Lyle Rexer Review
Alyssia Lazin: Seeing and Seeing With
Almost from the beginning, there was a tug of war going on in photography, and inside photographers themselves. One side said: the world captured is enough. What is more fascinating than seeing things rendered as they are? The other side said: things as they are are never as they are, but transformed as we look, into memories, feelings, dreams and desires. How do things look when also felt?
To describe or express – which is the greater truth?
Alyssia Lazin’s photographs insist on both potentials. The place, the moment, the physical situation of the artist is only a jumping off point for images that are open-ended and suggestive, elegant images that allow memory and association to take over in the viewer. She indicates her intentions by the titles of her series. First, Abstraction. Lazin deliberately restricts the visual context of the photographic subjects in this series, providing intriguing detail but withholding pictorial information that would allow us to place ourselves and what we are looking at. She works in a rich tradition here, of Edward Weston, Minor White, Aaron Siskind and many others. Yes it’s a wall, or a stairway, or the side of a church, but cropped to emphasize a texture or an element, or seen in watery reflection. The goal is to move us away from the particular to the general, without losing the evocative textures and light of the real. To see something and see with it. To renew sight, and perhaps re-enchant the world.
Reflection, the next series, adds a deliberate level of metaphor. Here nothing is seen simply or directly. Every image combines at least two views, sometimes more. Perhaps because their own technology has until recently involved mirrors (inside the camera), photographers can’t stay away from mirror imagery. Such images comment on the mediated character of any photograph, how it cannot be taken simply as a faithful rendering of a neutral reality but must always be approached as a double of the photographer’s vision. In Lazin’s case the caution is more of a celebration, and a summons for the viewer to reflect on what appears in the image. We recognize that the process of seeing is active, adding another level to the image, a layer of reflection that cannot be seen – that of our imagination.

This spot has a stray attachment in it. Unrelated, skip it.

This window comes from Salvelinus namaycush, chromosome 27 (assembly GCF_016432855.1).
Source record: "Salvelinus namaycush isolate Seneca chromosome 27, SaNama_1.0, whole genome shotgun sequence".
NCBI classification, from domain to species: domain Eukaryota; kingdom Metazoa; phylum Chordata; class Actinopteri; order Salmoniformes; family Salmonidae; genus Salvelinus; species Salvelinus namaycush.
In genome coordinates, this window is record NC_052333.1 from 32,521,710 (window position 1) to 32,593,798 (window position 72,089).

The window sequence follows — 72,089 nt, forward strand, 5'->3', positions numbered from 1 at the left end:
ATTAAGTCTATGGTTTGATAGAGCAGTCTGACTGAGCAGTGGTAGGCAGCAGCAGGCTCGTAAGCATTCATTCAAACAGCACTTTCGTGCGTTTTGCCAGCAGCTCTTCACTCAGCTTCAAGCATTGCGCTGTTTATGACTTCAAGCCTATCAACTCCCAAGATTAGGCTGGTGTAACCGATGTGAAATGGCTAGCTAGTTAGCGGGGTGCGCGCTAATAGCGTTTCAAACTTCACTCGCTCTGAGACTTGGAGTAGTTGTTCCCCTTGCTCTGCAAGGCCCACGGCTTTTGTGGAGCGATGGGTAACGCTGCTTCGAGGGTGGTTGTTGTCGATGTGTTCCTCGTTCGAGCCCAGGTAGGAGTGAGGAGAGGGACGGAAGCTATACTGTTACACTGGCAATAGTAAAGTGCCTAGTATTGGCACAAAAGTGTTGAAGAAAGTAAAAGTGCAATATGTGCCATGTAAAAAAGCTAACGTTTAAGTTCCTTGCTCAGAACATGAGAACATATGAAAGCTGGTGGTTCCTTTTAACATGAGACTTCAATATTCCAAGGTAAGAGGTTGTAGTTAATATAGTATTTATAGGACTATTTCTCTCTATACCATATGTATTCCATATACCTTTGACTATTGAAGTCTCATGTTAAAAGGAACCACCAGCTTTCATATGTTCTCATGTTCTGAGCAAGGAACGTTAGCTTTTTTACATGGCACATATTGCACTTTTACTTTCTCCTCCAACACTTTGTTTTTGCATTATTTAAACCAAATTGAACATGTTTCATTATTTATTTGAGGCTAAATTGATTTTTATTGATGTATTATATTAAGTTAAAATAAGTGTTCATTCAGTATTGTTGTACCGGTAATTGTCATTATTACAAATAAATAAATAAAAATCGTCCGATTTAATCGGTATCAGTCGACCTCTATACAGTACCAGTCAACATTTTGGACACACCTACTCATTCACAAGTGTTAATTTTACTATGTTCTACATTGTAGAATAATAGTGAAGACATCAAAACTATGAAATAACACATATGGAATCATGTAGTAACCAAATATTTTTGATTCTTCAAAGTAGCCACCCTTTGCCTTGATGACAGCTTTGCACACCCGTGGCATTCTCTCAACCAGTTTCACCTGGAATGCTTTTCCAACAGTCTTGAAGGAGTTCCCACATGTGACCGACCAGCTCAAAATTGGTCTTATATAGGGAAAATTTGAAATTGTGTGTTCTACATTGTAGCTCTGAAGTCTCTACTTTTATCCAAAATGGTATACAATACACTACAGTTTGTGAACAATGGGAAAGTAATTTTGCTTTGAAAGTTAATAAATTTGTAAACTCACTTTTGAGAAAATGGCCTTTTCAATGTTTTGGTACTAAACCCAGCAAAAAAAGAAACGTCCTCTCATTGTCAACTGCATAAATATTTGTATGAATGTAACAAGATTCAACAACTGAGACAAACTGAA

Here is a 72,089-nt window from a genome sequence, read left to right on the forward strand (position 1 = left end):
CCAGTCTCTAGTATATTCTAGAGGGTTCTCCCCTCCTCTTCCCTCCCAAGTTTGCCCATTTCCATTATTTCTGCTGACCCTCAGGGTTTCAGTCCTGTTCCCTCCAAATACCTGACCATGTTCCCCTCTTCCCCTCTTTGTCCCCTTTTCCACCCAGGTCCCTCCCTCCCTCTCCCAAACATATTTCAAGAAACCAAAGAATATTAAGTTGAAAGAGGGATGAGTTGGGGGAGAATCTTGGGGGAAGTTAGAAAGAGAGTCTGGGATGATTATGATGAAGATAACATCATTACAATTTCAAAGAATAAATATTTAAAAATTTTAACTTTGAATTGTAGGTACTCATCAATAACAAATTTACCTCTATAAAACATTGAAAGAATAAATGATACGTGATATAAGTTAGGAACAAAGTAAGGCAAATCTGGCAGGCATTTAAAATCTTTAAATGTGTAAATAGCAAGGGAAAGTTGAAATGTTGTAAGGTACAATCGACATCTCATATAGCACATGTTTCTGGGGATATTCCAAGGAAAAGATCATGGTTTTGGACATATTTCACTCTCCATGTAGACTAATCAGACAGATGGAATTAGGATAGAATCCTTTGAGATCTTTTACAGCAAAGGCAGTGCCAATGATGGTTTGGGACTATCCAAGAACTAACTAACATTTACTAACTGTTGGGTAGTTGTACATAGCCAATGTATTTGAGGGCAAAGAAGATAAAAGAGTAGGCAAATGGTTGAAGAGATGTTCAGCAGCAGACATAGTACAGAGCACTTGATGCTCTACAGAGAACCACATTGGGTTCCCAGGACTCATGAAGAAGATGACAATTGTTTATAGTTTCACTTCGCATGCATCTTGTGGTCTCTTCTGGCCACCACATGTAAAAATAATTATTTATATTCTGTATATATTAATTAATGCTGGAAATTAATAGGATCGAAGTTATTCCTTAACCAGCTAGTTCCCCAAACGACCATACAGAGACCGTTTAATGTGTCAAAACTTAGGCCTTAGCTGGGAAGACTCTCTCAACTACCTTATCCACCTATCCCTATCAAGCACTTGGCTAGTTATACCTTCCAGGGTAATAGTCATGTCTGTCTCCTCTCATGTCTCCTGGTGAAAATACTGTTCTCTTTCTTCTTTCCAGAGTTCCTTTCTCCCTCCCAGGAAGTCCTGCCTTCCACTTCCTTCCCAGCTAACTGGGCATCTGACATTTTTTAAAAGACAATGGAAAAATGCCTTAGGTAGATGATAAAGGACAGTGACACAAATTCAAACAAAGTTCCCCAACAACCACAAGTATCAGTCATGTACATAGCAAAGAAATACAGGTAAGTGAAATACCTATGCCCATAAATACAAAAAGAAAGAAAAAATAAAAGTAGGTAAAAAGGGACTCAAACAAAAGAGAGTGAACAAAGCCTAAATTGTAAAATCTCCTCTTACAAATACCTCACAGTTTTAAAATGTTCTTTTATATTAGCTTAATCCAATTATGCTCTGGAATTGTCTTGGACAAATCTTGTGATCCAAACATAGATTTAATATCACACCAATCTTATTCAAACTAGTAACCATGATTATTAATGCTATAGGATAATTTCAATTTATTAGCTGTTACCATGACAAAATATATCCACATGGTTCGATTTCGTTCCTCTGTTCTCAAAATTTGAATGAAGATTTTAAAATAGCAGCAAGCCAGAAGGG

Which brings us to the third and decisive series, Transformation. In these images, the photographer no longer has to guide us, no longer seeks to open our vision by complicating our sight and surprising our expectations. Here things are shown directly and we are asked to engage them as a kind of oracle, as what they are and yet more. The images have a character: they often describe places, objects and people (rare in Lazin’s work) in states of transition – decaying walls in a ruined house, a man standing on a dock, a piano covered with dust in a nearly empty room. It makes sense that such work would come out of Italy, where the artist lives, for Italy is a country whose modernity can never be more than half finished, so burdened is it by its own monuments, its own picturesqueness. Its transformation is always in progress and always looks like decay.
But we are not talking about is a world in transformation but something else: artist and audience in transformation. The practice of making art has re-presented the world to Lazin with the injunction to see it as extraordinary. To be a photographer is to allow the world to give you a gift, and to learn how to pass that on to others. Yet the artist does not merely point but frame and in framing, transform: transience into permanence, instants into eternities, experiences into memories, images into symbols. No wonder, then that in this series, references to art and the artist’s process proliferate. Those transformations are confirmed and heightened by the surface of the print, on paper appropriate to gouache. Is it a work of the eye or the hand? Of observation or imagination? Of digital technology or primordial impulse?
Is it, after all, really only a photograph?
Art Critic, curator and author of numerous books and essays on photography and art
Lyle Rexer Review